A Cure for Procrastination

Most, if not all people, suffer from procrastination every day. You are not struggling alone. If you’ve ever thought “why do I do this to myself?” at two in the morning the night before an assignment is due, know that you aren’t the only one. Luckily, procrastination is a bad habit that can be fixed like any other bad habit. Sure, it takes some time, but here are some steps that can help fellow procrastinators.

 

1. Make a List

One of the reasons I procrastinate, other than being compulsively lazy, is because I’m overwhelmed. Looking at the looming deadlines, all I can think is “I can’t do this.” Listing your tasks, preferably early on in the semester, will help you visualize the work. Having a list of tasks helps you decide what’s more pressing and when to start an assignment. Also, manually checking them off makes you feel more productive! You can see your progress and you’ll feel less overwhelmed.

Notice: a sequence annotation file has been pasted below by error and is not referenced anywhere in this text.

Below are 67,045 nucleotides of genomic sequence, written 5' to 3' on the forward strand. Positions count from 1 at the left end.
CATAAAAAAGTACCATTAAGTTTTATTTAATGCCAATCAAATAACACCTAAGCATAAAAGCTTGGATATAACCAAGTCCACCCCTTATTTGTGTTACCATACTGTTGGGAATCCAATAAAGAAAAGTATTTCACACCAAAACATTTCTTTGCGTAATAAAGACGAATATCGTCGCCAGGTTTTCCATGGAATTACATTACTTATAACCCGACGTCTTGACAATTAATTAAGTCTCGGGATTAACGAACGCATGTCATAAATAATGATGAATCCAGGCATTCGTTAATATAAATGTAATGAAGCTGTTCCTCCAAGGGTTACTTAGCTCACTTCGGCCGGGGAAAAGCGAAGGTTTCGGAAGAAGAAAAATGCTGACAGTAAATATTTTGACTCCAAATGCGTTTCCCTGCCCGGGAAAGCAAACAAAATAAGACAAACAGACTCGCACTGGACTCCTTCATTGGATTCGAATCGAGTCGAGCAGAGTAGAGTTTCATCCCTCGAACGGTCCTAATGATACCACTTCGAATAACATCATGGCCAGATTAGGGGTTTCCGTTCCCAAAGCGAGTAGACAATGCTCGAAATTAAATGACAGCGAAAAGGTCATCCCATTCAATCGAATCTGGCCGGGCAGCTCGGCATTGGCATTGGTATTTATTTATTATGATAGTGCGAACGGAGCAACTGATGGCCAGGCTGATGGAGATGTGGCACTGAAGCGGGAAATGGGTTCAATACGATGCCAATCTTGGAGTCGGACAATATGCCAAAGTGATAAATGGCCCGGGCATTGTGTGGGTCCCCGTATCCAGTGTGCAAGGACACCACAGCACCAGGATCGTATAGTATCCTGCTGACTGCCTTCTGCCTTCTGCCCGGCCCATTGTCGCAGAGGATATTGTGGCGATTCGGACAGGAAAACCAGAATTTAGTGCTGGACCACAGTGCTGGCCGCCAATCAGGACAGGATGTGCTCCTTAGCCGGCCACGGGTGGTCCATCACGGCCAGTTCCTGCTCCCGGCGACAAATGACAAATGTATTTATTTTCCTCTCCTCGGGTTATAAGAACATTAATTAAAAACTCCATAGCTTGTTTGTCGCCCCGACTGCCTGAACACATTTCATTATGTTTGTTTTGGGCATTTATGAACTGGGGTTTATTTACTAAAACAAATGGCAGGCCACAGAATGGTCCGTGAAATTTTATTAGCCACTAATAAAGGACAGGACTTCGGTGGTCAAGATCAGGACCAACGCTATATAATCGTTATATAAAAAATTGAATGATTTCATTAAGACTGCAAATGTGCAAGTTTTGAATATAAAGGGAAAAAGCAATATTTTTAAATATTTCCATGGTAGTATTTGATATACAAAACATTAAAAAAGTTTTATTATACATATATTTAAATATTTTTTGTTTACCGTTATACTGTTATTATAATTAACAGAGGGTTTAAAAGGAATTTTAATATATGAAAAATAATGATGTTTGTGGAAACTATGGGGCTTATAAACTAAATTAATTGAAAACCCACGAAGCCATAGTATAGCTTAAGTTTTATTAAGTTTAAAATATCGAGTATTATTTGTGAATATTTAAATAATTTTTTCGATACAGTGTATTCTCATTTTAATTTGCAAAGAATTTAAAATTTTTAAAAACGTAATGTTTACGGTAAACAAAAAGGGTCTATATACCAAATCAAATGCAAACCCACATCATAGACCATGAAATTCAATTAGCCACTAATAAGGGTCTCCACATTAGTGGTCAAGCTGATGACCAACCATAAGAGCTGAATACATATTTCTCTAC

2. Find Your Spot

By now, you know what does and doesn’t work for you. Where are you more efficient? Are quiet libraries your thing, or do you prefer bustling coffee shops? Or do you prefer staying in the comfort of your home? Wherever it is, you should be there studying.

 

3. Kill Bad Habits

One of the main problems with procrastinators is that they are easily distracted. Whether it’s Facebook, Instagram, Tumblr or Snapchat, social media kills any motivation we might have had. Something cool to try out would be the app Forest: Stay Focused. You plant a tree and set a timer to study. Its minimum 10 minutes, maximum 120 minutes. During this time the tree or plant grows, but if you click away from the app to check your texts, phone calls, or anything else, the plant dies. If you keep up the good work, you’ll find yourself with a forest someday.

4. Pace Yourself

Now that you have a list, made in advance, you won’t be cramming the night before. You’ve settled in to study and you can do so at your own pace. Long periods of work are tiring and lead to binging (whether it’s Facebook or Netflix) on your well-deserved break. If you shorten the span of time you study to, let’s say, 25 minutes, and take five minutes between sessions, you will be less likely to binge on your break.

Now that you’ve made your list, found your place, turned off the phone and planned out your studying, you can finally de-stress. Stress during finals, or in general, is the last thing you want. Planning ahead of time allows you to have enough time for your work, and possibly give you some free time too.